With initial priority given to people displaced by war-related projects, families began moving to Barry Farm Dwellings in November 1942. Thirteen families who had been living in a government trailer park after being forced to vacate their homes for the Navy Yard’s expansion were among the first to move in. In September 1943, Barry Farm was one of three public housing sites to which a total of 112 families were moved after being displaced for the construction of Suitland Parkway.[18] Secondary preference, as required by federal authorities, was given to people in war-related jobs or employed by the military.


Barry Farms in the early 1940s. Photo courtesy of the National Capital Housing Authority (now the D.C. Housing Authority).


Bolling v. Sharpe and the desegregation of D.C. public schools

Among those who lived at Barry Farm Dwellings by 1950 were several families whose children became plaintiffs in a lawsuit against the D.C. public schools, which required black children to attend racially segregated schools that were frequently housed in aging, overcrowded facilities. (Old school buildings originally built for white children were often designated for African American use once they began to deteriorate or become outdated.)

Navy Yard employee James C. Jennings and his wife Luberta moved with their children to Barry Farm Dwellings’ Stevens Road in 1943, just at the time that their youngest two children, Adrienne and Barbara, were old enough to start James G. Birney Elementary School nearby.[19] Seven years later, in 1950, the girls were ready for junior high, but there was not a single junior high or high school for African Americans east of the Anacostia River. Their older siblings had traveled all the way to schools in Southwest and Northwest D.C., missing out on extracurriculars due to long commutes and walking great distances when buses packed with white students from Congress Heights neglected to stop at Barry Farm. So when it was announced that a brand new whites-only school, John Philip Sousa Junior High, would open nearby on Ely Place in September 1950, the Jennings joined other neighborhood residents in organizing to fight for access.[20] Community leaders met throughout that summer, and nearly 400 signed a petition to the school board demanding that Sousa be integrated; the majority of signers were from Barry Farm.[21]

When Sousa Junior High opened on September 11, 1950, the Jennings girls joined several of their neighbors as well as the brothers Spottswood and Wanamaker Bolling, who lived nearby on Stanton Terrace, in demanding admittance to the school.[22] They were escorted by Gardner Bishop, who had cofounded the Consolidated Parents Group three years earlier to demand black access to another white junior high in Northeast, and by Reverend Samuel Everette Guiles of Campbell AME Church. After the students were turned away, attorneys filed Bolling v. Sharpe.[23] (Valerie Cogdell, of Stevens Road, was the lead plaintiff in a companion case filed the same day on behalf of several additional Barry Farm residents, but this case was abandoned in favor of Bolling.)[24]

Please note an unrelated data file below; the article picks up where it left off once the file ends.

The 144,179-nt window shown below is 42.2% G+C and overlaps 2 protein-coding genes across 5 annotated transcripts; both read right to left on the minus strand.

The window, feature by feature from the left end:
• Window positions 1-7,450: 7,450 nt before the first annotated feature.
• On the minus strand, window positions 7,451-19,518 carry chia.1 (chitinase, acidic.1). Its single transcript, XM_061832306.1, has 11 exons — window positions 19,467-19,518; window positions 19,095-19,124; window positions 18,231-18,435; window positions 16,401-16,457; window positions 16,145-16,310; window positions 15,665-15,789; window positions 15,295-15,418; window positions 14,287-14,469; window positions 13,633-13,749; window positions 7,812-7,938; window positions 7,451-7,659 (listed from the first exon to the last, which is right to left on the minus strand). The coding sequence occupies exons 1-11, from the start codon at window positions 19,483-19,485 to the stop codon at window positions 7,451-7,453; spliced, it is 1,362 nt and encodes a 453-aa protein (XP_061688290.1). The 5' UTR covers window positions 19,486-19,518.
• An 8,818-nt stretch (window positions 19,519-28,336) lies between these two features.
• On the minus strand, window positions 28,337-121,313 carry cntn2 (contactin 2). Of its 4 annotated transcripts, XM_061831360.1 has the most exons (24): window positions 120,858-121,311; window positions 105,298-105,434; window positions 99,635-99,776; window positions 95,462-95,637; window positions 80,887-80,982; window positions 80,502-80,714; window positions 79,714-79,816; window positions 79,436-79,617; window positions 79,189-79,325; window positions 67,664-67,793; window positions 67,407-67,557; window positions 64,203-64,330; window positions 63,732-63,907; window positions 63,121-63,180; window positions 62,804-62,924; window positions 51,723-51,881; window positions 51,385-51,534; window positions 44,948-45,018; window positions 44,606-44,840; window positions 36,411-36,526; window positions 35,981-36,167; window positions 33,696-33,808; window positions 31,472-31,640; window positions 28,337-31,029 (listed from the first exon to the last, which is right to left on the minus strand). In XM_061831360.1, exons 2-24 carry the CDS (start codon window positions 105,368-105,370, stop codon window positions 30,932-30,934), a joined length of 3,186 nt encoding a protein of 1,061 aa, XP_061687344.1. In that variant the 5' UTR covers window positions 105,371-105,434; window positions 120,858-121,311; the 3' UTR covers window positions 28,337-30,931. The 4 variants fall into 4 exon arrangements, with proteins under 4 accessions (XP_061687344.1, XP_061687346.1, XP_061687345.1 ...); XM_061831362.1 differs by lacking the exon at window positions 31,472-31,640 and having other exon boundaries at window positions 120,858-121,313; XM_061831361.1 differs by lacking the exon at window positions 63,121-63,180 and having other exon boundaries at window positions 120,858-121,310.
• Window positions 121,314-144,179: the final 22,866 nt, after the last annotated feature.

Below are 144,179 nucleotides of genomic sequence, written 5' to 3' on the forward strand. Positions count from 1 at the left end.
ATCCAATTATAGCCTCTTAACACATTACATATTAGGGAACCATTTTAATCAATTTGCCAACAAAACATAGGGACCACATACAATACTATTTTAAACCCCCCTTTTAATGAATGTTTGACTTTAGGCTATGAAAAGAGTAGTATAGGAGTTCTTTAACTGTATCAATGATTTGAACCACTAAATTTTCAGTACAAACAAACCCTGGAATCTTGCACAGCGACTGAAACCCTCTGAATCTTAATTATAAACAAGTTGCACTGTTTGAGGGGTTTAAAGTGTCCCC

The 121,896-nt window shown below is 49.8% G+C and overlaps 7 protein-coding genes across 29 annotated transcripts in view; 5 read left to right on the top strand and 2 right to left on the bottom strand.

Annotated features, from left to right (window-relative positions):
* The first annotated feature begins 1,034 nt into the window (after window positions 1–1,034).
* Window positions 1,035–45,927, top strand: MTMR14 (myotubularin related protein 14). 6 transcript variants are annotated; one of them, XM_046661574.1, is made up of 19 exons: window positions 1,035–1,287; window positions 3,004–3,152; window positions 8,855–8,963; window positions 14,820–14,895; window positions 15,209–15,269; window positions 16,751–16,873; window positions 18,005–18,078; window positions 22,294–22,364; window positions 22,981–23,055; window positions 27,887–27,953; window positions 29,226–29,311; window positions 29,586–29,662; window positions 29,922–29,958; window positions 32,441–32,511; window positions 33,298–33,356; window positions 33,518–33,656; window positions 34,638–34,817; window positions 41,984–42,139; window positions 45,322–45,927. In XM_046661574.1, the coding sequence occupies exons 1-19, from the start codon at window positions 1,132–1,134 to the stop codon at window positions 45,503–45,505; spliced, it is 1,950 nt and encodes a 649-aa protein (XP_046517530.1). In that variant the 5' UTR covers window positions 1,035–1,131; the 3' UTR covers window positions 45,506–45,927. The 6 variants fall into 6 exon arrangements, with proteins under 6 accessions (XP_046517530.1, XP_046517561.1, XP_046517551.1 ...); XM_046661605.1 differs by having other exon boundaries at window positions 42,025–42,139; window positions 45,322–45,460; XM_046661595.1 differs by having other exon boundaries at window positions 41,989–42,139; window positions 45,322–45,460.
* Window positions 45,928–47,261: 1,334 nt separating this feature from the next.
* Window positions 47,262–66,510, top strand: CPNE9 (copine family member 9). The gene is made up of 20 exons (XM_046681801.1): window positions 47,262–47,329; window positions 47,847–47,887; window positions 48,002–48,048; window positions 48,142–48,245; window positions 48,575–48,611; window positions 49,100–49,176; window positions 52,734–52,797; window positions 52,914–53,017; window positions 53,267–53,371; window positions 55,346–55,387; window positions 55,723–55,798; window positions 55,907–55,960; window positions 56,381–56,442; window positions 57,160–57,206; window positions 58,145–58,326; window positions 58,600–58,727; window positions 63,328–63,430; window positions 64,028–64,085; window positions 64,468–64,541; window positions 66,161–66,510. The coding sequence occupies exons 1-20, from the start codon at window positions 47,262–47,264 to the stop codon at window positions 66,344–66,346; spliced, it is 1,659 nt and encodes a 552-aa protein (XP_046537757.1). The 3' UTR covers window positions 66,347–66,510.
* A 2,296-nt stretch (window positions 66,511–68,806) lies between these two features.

Rather than make a case for equalizing segregated schools, as lead civil rights attorney Charles Hamilton Houston had been doing since the 1930s based on the 14th Amendment’s guarantee of equal protection, Bolling attorneys James Nabrit and George E.C. Hayes attacked segregation head-on as a violation of the 5th Amendment’s due process clause. Barry Farm residents had pushed for this approach, and threw their support behind the case by hosting fundraising dinners and raffles at Campbell AME, and by soliciting contributions to pay for legal expenses (other than the attorneys themselves, who worked for free).


“High Court Voids School Segregation, Upsets ‘Separate But Equal’ Doctrine.” Plaintiffs Barbara (left) and Adrienne Jennings, with their mother, read about the landmark Bolling v. Sharpe and Brown v. Board of Education decisions, which ended public school segregation in D.C. and nationwide. Reprinted with permission of the D.C. Public Library, Star Collection © Washington Post.


Bolling v. Sharpe was dismissed by the District Courts, but in the fall of 1952, just after a new school year had kicked off with 26 overcrowded black elementary schools operating on double shifts, the Supreme Court asked to hear the case as a companion to Brown v. Board of Education of Topeka, Kansas. Because the District of Columbia is not a state, and not necessarily subject to the 14th Amendment’s requirement that states treat their citizens equally, it was crucial that a D.C. case be considered by the court. When the Supreme court finally ruled, in May 1954, that the racial segregation of public schools was unconstitutional, Bolling v. Sharpe not only established that segregated schools violated the 5th Amendment, but that the 14th Amendment’s equal protection clause applied to the federal government.[25] The Barry Farm community was central to achieving this civil rights victory.


Barry Farm’s Band of Angels and the National Welfare Rights Movement

Beginning in the late 1950s, the wholesale demolition of low-income, mostly black neighborhoods—via federally-funded “slum clearance” and urban renewal programs—changed the face of public housing. In D.C., some 80 percent of the area east of the Anacostia River was upzoned in conjunction with the mass displacement of Southwest D.C. residents for the nation’s first federal urban renewal project.[26]